Now, here's the really different part: He has self-published the package and is charging for it. You can download the whole thing via his site for US$4.99. That's about what you Dupont fans would pay for a magazine if you saw it had an article on Dupont, and less than you would pay for a glass of Saison Dupont in the States, in most cases.

Of course, you could always download the material and start emailing it around and sharing it on the Internet for free. If you're a douchebag.

As an aside: It has never occurred to me to self-publish and sell in-depth or "extra" content, the sort of thing in which publications either have insufficient space or interest. What do you guys think? What sort of stuff would you pay a few bucks for, honestly?

Now, a Westvleteren update: Lots of snafus with the Colruyt supermarket release of Westvleteren last week. Long lines, some stores ran out, many people had coupons but couldn't find the beer, other people couldn't find the coupons even though their local store had the beer. So, far from perfect.

My early hopes that this would take some of the steam out of the grayish-black online market has proven unfounded, so far. Here is one joker selling the box of six Westvleteren 12s plus two tasting glasses for $899. Or you can "buy it now" for $1,500. Charming, no? Zero bids so far, and if there is justice it will stay that way.

One way to ease the hype, if anything can, would be to spread the word that Shelton Brothers will be releasing next year's batch of fund-raising Westy to the U.S. public. (As far as I know, the Brewbound website first broke that news on Friday.) The importer has a lot of experience with distributing hard-to-get beers to its clients as fairly as is manageable, even if there are inevitably disappointed folks in the end.

Daniel Shelton told Brewbound that in April he will import 7,760 of the special gift boxes, the same sort that went for sale last week in Belgium. Shelton also said that Texas-based importer Manneken-Brusel would be importing some of the boxes as well.

My hope that the eBay pirates will drop their absurd prices is based entirely on the hope that people will stop paying them. This news ought to help in that regard, and give more people a chance to taste the beer for themselves and see if it's worth all the fuss. We shall see.

Tuesday, November 1, 2011

More (Better) Beer Guides Please.

Here at Thirsty Pilgrim I've tried to write about beer and never about beer writing. I'll make an exception for one day since the latter is going mainstream.

You see, the Oxford Companion to Beer (have you heard of it?) has an entry on "beer writing," stuck in there 'twixt "beer weeks" and "Belgian brewing degrees" (straight away dismissed as "obsolete," but let's not mention that to the brothers at Rochefort and Westvleteren). And yesterday a magazine no less prestigious than the Atlantic had an article devoted to beer writing.

I'm not going to join the OCB kerfuffle here, except to summarize it for those who don't know: It's a big book, fun to read, and mostly true. A couple of beer historians (much cited and respected by less detail-oriented writers like me) have noted a number of inaccuracies or statements they deem to be misleading. Editor Garrett Oliver and defenders have said that some errors are inevitable in such a big book. In yesterday's article, Atlantic writer Clay Risen sides with the defenders.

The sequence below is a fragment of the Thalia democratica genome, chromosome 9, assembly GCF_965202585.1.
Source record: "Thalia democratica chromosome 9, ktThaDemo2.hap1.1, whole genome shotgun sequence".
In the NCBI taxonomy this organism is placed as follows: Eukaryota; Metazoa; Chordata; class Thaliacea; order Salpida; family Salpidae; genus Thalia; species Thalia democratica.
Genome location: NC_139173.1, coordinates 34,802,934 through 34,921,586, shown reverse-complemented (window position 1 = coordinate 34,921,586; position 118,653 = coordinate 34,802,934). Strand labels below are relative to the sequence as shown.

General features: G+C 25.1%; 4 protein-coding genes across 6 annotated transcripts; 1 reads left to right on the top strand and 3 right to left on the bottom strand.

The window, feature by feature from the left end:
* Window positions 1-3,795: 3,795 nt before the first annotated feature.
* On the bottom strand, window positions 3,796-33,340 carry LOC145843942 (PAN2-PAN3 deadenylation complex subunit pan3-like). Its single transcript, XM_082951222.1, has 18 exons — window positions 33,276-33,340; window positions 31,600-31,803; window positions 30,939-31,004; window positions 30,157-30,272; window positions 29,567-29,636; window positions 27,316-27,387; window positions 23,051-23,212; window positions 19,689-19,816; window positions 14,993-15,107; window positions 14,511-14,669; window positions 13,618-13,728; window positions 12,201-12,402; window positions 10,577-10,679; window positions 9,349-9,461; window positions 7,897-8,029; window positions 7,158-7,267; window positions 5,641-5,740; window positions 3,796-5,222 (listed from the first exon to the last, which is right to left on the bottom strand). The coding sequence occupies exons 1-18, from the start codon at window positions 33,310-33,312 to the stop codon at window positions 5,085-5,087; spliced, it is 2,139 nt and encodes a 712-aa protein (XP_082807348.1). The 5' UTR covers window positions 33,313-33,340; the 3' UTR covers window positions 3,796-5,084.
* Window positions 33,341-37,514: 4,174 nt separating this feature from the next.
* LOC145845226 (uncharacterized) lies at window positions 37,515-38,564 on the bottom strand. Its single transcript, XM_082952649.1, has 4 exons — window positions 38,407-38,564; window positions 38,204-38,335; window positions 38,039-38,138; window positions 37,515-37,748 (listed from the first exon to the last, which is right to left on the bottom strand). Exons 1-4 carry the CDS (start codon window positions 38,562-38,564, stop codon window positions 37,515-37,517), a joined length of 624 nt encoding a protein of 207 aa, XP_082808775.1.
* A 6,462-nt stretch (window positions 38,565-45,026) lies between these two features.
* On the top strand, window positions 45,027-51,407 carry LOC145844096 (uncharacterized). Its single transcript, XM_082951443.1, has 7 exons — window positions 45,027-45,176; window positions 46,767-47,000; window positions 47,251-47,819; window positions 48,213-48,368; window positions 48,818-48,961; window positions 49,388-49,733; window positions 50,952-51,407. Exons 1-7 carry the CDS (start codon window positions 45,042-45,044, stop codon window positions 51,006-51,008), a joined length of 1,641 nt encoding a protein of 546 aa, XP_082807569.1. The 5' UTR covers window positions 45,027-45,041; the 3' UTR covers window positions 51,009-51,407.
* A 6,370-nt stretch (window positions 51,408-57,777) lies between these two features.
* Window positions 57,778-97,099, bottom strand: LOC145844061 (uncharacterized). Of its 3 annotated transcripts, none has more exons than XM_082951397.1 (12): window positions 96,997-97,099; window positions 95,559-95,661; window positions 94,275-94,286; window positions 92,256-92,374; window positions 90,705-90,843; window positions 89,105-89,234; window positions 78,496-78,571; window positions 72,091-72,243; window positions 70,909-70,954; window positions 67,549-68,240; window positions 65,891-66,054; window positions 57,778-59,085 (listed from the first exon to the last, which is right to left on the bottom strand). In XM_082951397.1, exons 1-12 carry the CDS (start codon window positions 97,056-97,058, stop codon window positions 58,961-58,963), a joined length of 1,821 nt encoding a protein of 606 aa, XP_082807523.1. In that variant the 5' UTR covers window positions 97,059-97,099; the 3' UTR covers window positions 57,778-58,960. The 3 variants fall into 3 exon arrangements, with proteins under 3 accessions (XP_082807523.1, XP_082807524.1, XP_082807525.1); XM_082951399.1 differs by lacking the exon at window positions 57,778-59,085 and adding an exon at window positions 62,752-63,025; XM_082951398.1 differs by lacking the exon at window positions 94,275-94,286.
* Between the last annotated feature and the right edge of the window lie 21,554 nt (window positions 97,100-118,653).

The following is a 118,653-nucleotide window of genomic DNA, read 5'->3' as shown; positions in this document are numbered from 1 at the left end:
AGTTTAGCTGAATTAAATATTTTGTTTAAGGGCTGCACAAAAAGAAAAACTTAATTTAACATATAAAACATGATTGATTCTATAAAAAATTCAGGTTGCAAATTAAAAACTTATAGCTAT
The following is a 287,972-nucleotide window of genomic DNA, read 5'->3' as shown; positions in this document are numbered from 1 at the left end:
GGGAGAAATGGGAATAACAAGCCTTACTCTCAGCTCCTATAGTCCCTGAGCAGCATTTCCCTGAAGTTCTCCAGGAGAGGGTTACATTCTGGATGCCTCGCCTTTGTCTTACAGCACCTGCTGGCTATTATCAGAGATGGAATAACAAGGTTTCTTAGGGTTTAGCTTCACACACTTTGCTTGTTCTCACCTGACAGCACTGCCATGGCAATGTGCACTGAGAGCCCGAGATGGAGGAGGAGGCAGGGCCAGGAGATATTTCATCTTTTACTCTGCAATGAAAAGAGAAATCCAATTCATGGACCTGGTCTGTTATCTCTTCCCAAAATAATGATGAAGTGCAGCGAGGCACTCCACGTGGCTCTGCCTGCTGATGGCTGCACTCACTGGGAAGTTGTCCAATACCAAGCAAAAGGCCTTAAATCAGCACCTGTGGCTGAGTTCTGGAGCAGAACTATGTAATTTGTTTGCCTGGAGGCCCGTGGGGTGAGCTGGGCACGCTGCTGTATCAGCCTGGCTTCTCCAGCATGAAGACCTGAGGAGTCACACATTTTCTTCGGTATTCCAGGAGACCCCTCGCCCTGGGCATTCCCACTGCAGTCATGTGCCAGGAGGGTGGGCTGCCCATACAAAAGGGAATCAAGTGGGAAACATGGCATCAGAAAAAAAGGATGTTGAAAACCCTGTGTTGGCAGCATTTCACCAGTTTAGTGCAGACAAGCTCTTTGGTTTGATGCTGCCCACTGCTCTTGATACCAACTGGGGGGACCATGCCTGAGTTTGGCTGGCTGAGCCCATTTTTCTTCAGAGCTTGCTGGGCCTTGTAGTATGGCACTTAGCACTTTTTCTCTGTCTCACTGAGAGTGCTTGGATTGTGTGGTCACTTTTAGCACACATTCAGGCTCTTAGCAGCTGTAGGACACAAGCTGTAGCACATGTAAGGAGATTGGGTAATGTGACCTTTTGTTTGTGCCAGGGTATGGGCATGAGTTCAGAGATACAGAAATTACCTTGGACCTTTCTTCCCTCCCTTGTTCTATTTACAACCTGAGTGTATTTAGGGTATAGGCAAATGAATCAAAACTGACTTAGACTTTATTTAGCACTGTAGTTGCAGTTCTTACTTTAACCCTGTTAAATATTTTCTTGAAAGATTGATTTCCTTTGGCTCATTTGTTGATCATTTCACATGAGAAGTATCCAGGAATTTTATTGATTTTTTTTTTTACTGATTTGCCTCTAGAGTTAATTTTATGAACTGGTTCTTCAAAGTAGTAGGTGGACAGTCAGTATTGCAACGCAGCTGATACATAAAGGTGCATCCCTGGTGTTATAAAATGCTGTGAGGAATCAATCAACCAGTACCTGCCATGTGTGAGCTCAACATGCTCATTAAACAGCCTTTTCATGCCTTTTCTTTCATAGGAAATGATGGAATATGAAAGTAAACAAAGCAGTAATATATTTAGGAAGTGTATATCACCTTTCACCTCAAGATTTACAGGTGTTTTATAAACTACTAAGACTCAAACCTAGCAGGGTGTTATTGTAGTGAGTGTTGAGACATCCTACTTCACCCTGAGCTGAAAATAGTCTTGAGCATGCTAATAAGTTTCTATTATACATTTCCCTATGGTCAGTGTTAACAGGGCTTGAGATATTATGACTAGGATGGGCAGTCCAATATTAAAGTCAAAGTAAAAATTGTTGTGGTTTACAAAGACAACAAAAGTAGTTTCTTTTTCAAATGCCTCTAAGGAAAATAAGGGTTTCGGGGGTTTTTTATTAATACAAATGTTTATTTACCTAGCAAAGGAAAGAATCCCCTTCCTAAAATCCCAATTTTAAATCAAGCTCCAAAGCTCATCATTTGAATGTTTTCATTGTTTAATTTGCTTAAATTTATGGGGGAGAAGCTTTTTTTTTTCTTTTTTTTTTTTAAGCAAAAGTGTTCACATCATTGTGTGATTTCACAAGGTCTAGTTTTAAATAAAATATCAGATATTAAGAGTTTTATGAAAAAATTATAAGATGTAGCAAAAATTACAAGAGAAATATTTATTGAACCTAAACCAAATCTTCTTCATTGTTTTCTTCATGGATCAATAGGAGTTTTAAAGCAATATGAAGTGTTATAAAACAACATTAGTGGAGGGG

I'm not going to side with anyone here, because I want to note two of Risen's more important points: First, we need more beer writers who write well for the wider public, rather than for each other or just for (fellow?) geeks. Hard to argue with that.

His second point is that we need more beer guides -- good ones -- as in, guidebooks with a beery bent. Risen mentions Christian DeBenedetti's Great American Ale Trail. I want to mention Andy Crouch's Great American Craft Beer, Adrian Tierney-Jones' Great British Pubs, and Stackpole Publishing's state brewery guides. Last but not least, self-interest compels me to mention Cogan & Mater's handy series of European beer guides. There are many more.

I don't think Risen is coming from a point of ignorance about these books. I think he knows about them, and he wants to see more. I can get on board with that. I love the damn things. That's why I wrote one.

And since I'm writing about beer writing today, and today only, I'm going to point out one more interesting thing. It's something Martyn Cornell, one of those persnickety beer historians, mentioned at the end of a post a few days ago:

I’m going to try to ignore the OCB now, at least until my own copy finally arrives: all the criticisms (and indeed the praise) I’ve made so far are based only on trying to search through what little is available of the book on the web. But Google Books did turn up something amusing. There is one of the 140-plus contributors who simply copied-and-pasted whole paragraphs from the book he wrote several years ago straight into his work for the Oxford Companion to Beer. Evidently for some people, five cents a word only gets you second-hand sentences.
So... what do you think? Is it past time for beer writing to, I don't know, grow up a bit? It's a risky thing for a beer writer to suggest. Something about casting stones. Maybe that's why I don't like to write about beer writing.

Right. Head down, back to work.